UNSCR 242 Does Not Require Israel to Withdraw from Arab Territories Captured in 1967

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What the UN Security Council Resolution Really Says

1/   An endlessly repeated claim is that Israel is legally required to withdraw from territory it occupied in the 6-Day War of 1967.  This is based on the preamble to UNSCR 242 which referred to the inadmissibility of the acquisition of territory by war.

2/   The background is this:  at the end of the war Israel occupied parts of two states:  the Egyptian Sinai and the Syrian Golan Heights.  These were clearly part of Egypt and Syria respectively.  By contrast, the legal status of the West Bank and Gaza was not similarly clear as they had been seized by Jordan and Egypt during the Arab invasion of Israel in 1948.  Therefore, the inadmissibility of the acquisition of territory by war could be considered to have applied to both territories in addition to the concern to prevent their use in further attacks against Israel.

3/   Since the UNSCR 242 of 1967, the Sinai has been returned to Egypt whereas the captured Golan is still in Israeli hands.  Why the difference?  The answer is simple and very instructive.

4/   The UNSCR 242 notably made no demand for a unilateral withdrawal by Israel.  But it could have done so.  Therefore, the key question is this: if the inadmissibility of the acquisition of territory by war is indeed an overriding principle of international law, as some claim, why was Israel not required to withdraw unilaterally?  

5/   The answer is straightforward.  Recall that a prime raison d’etre for the creation of the UN was to prevent wars between states.  Therefore, because Israel had been attacked previously by Arab states, it made no sense to return territories without believable assurances and security arrangements that those territories would not be used for repeated attacks.  

6/   As a result, instead of a demand for a unilateral Israeli withdrawal from captured territories, UNSCR 242 proposed a package of measures designed to secure future peace and security.  These measures included:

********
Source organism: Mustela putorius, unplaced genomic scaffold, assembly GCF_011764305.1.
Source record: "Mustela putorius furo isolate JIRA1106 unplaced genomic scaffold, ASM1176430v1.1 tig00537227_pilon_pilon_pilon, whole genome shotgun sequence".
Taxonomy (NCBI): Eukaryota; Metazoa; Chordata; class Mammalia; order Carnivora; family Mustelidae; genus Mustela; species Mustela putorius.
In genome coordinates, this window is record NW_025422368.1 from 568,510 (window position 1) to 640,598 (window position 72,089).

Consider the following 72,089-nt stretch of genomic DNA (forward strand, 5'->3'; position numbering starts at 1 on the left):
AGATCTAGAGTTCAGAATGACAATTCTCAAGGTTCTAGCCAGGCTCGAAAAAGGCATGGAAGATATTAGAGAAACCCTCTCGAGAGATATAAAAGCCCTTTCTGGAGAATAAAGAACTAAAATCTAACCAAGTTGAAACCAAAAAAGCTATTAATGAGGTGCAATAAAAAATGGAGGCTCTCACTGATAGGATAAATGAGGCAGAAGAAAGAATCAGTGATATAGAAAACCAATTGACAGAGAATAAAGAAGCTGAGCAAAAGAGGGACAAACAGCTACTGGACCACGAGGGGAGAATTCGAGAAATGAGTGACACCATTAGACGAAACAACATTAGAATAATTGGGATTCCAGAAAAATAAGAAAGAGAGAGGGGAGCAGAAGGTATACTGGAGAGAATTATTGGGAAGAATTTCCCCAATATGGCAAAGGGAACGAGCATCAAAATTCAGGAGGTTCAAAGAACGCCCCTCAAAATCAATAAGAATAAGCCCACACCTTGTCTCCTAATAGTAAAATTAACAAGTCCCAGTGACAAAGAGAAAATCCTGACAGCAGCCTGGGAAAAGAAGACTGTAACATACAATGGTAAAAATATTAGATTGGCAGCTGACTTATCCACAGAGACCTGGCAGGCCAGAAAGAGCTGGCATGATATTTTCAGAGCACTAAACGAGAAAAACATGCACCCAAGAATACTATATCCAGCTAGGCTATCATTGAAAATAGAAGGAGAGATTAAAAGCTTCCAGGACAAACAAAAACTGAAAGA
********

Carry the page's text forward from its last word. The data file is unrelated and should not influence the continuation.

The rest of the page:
Termination of all claims or states of belligerency,

Respect for and acknowledgment of the sovereignty, territorial integrity, and political independence of every state in the area, 

Their right to live in peace within secure and recognized boundaries free from threats or acts of force.

7/   In other words, the package was based on the acceptance of the right to exist of all states in the region, with recognized and secure borders.  For Israel, this emphasized the right not to be attacked.  That is, any Israeli withdrawal from captured territories was linked to protective measures to keep Israel secure from future attack – and thus minimize risks of further wars.  

8/   Subsequently, in 1978, Egypt and Israel agreed a peace treaty, as envisaged by UNSCR 242, in which Egypt abandoned any claim to Gaza.  Consequently, the Sinai was returned to Egypt.  On the other hand, although Syria has supposedly accepted UNSCR 242, it has refused to agree a similar peace treaty and instead continues a formal state of war with Israel.  Further, it allies itself with those who openly call for the destruction of Israel.  Consequently, the Golan has not been returned to Syria.  Why would anyone expect anything else?

 

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